9 Documentaries About Life In The Biosphere Streamable Online

1. How Many People Can Live on Planet Earth - 50 minutes

In a Horizon special, naturalist Sir David Attenborough investigates whether the world is heading for a population crisis. In his lengthy career, Sir David has watched the human population more than double from 2.5 billion in 1950 to nearly seven billion. He reflects on the profound effects of this rapid growth, both on humans and the environment. While much of the projected growth in human population is likely to come from the developing world, it is the lifestyle enjoyed by many in the West that has the most impact on the planet. Some experts claim that in the UK consumers use as much as two and a half times their fair share of Earth's resources. Sir David examines whether it is the duty of individuals to commit not only to smaller families, but to change the way they live for the sake of humanity and planet Earth.

2. The Magical Forest - 1 hour

Secrets of Our Living Planet showcases the incredible ecosystems that make life on Earth possible. Using beautifully shot scenes in the wild, Chris Packham reveals the hidden wonder of the creatures that we share the planet with, and the intricate, clever and bizarre connections between the species, without which life just could not survive. Discover previously unknown relationships, like why a tiger needs a crab, or why a gecko needs a giraffe. Each week Chris visits one of our planet's most vital and spectacular habitats and dissects it to reveal the secrets of how our living planet works.

3. Ants: Nature's Secret Power - 55 minutes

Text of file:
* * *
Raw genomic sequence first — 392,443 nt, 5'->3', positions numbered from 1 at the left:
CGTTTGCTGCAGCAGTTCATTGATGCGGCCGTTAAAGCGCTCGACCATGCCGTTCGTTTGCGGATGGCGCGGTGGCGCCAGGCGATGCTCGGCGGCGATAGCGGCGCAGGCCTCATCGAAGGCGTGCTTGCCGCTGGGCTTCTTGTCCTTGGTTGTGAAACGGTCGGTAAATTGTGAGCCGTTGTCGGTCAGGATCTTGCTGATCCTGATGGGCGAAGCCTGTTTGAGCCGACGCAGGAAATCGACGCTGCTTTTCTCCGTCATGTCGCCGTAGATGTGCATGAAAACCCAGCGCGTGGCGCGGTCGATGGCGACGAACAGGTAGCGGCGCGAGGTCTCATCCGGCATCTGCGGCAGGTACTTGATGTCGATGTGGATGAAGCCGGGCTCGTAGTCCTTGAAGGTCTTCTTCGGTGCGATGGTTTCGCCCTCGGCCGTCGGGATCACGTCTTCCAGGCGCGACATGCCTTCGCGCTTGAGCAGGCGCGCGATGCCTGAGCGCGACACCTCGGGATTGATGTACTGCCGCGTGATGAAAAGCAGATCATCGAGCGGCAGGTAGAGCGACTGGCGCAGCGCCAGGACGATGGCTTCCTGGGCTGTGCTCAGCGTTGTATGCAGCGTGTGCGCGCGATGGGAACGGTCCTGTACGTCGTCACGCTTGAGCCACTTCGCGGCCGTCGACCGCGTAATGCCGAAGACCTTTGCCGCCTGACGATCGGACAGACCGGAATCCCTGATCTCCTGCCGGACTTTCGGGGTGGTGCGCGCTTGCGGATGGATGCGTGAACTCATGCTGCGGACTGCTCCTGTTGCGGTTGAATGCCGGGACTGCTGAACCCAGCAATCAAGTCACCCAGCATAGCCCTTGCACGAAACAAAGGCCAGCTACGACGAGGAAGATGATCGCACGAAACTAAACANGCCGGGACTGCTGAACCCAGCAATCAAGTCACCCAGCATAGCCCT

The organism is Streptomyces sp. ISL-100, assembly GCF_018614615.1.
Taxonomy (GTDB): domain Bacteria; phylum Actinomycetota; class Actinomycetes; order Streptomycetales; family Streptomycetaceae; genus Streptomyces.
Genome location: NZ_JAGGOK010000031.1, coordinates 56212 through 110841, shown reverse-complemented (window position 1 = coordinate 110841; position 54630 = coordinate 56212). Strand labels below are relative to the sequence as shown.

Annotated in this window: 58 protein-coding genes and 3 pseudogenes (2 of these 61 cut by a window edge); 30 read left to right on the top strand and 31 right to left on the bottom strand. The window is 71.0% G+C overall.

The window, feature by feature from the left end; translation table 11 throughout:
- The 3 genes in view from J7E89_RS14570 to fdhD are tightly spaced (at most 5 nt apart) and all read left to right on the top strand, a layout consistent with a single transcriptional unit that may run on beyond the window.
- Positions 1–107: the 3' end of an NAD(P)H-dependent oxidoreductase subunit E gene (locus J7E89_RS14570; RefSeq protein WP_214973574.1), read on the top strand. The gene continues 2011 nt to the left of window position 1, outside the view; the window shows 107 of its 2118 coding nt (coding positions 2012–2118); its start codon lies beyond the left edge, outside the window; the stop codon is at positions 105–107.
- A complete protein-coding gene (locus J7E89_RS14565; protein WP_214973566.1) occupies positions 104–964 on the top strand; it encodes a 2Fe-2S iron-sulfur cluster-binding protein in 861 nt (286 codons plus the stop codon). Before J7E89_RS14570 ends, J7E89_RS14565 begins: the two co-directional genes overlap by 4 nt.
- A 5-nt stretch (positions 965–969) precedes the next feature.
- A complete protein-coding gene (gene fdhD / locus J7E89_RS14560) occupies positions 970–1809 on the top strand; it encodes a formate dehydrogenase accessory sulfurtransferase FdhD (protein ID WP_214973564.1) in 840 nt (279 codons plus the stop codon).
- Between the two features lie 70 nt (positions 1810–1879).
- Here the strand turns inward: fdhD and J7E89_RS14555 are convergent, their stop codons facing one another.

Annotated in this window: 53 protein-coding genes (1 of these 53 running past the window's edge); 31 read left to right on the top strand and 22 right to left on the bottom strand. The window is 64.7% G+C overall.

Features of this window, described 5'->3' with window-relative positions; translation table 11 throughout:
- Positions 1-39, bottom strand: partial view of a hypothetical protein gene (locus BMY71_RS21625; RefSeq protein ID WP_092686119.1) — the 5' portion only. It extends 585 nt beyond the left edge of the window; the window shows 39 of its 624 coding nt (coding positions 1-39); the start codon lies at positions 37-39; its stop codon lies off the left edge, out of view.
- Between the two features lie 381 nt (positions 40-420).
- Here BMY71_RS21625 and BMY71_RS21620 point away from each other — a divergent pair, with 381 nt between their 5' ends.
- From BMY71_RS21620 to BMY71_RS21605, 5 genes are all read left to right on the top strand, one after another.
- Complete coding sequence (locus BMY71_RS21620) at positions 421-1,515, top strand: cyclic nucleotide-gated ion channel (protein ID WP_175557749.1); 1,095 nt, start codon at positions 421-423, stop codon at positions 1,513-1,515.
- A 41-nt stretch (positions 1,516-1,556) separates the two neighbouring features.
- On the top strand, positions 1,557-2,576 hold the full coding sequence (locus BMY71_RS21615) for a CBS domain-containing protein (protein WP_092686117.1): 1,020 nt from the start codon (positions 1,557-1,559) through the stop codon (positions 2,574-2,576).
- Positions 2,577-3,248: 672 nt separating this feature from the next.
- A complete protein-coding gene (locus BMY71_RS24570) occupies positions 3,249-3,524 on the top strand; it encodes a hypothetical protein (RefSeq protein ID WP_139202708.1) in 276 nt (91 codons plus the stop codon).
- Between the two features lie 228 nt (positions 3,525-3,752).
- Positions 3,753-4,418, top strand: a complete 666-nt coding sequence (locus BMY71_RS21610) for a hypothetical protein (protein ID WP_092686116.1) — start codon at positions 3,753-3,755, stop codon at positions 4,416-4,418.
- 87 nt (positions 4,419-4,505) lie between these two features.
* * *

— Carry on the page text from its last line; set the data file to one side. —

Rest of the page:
They have inhabited our planet for millions of years, and yet no living creature seems more alien to us. Award-winning cameraman Wolfgang Thaler and Bert Hoelldobler, a leading ant authority, bring us face-to-face with the mysterious world of these social insects. Special macro film technology introduces us into the fascinating world of ants as no film did before.

4. Home - 1 hour 30 minutes

We are living in exceptional times. Scientists tell us that we have 10 years to change the way we live, avert the depletion of natural resources and the catastrophic evolution of the Earth's climate. The stakes are high for us and our children. Everyone should take part in the effort, and Home has been conceived to take a message of mobilization out to every human being.

5. Mt. Everest: How it was Made - 45 minutes

A look at the geologic history of Mount Everest, the tallest peak in the world, and how the Himalayas mountain range was really once an ancient seabed, pushed up to the roof of the world by tectonic smashing of the Indian plate into the Asian continent.

6. The Deepest Place on Earth - 45 minutes

The Marianas Trench is the deepest place on earth, deeper than Mt. Everest is high. The trench is where the ocean floor disappears into the center of the earth. The pressures at this depth are 17 times greater than what it takes to crush a nuclear submarine. Only two men have ever been down the Trench, fewer than have set foot on the moon. Follow the daring missions into the abyss and explore the extraordinary geology that has created this deep scar along the ocean floor.

7. The Andes - The Dragon's Back - 15 minutes

The Andes is one of the world's most spectacular mountain ranges with one of the richest environments on Earth and a diverse and unique mix of plants and animals existing nowhere else in the world.

8. Shining Mountains Series - 4 Episodes

Majestic and inspiring, the Rocky Mountains rise dramatically to divide the North American continent, defining its past, present and future. Shot over four seasons, The Shining Mountains journeys through time in a quest to understand and celebrate this unique ecological mosaic. The series draws on narratives from eminent scientists, adventurers, Aboriginal elders, resource managers, conservationists and developers, all of whom are under the spell of the Great Divide.

9. Grand Canyon: How it was Made - 45 minutes

A look at how the Grand Canyon in Arizona was believed to have been formed by the slow draining of an ancient lake which formed the Colorado River and carved the canyon out over millions of years.